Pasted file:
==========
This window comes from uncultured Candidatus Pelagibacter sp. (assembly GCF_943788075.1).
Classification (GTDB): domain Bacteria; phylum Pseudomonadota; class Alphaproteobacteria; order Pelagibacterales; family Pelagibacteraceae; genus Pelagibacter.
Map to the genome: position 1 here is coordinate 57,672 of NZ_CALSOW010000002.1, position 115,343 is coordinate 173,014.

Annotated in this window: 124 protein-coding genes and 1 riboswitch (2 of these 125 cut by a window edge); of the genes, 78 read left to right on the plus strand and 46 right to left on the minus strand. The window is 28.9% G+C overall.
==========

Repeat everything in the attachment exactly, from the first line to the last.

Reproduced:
This window comes from uncultured Candidatus Pelagibacter sp. (assembly GCF_943788075.1).
Classification (GTDB): domain Bacteria; phylum Pseudomonadota; class Alphaproteobacteria; order Pelagibacterales; family Pelagibacteraceae; genus Pelagibacter.
Map to the genome: position 1 here is coordinate 57,672 of NZ_CALSOW010000002.1, position 115,343 is coordinate 173,014.

Annotated in this window: 124 protein-coding genes and 1 riboswitch (2 of these 125 cut by a window edge); of the genes, 78 read left to right on the plus strand and 46 right to left on the minus strand. The window is 28.9% G+C overall.